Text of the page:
WELCOME everyone - and thanks to Mitch, Dendy and Craig for giving me this opportunity. I'm really excited about it and am looking forward to some great discussions.
So, what IS a "project studio" anyway? Or a "home" studio? Or a "pro" or "commercial" studio? It's really difficult to say in an absolute way.... the lines are sometimes pretty grey.
But I think most of you get it pretty well... it's not so much about the gear as it is about the PEOPLE. Traditionally, a commercial studio is a "for hire facility", and while they provide a support staff, rooms and gear, most of the projects being done there come in with their own producer and first engineer... IOW, you're renting the "room" and the "gear" as well as support staff (second engineers, runners to go get your pizza and pornos, maintenance engineers to calibrate your 2 track analog deck how you want it, etc.), but the engineer and producer are usually "outside" cats.
Home studios are typically, well, at home.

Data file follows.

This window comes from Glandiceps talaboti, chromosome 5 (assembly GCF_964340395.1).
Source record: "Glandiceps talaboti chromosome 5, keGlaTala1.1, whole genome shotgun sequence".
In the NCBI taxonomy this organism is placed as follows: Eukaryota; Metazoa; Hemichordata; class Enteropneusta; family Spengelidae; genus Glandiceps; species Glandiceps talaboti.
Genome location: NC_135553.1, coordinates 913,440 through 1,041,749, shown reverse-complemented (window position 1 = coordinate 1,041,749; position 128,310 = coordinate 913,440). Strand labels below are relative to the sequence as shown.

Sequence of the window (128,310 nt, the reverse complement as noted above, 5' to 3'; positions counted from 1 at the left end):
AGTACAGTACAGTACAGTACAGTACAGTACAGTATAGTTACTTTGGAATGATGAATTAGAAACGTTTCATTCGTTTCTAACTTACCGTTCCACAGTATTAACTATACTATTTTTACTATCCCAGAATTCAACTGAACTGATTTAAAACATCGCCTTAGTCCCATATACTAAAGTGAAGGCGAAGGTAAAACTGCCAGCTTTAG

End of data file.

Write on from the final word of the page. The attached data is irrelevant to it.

Back in the day before "project studio" was a common term, you either had a home studio or a commercial studio - with any setup - no matter how elaborate - located at a home being described as a "home studio". Problem was, as the gear started improving and becoming more readily available at more affordable prices, and as things started getting more sophisticated insofar as some of these "home" setups, calling them a "home studio" gave people the wrong impression. After all, the quality had reached the point where people could - and were - doing TV theme music, movie soundtracks, jingles, and even albums in these "home studios", but calling it that hardly generated a positive image in the mind of some of the "suits". Anyway, I THINK I first read the term in the pages of the early EQ magazines... I can't say who came up with it, but it might have been someone at EQ. In any case, they certainly helped popularize it.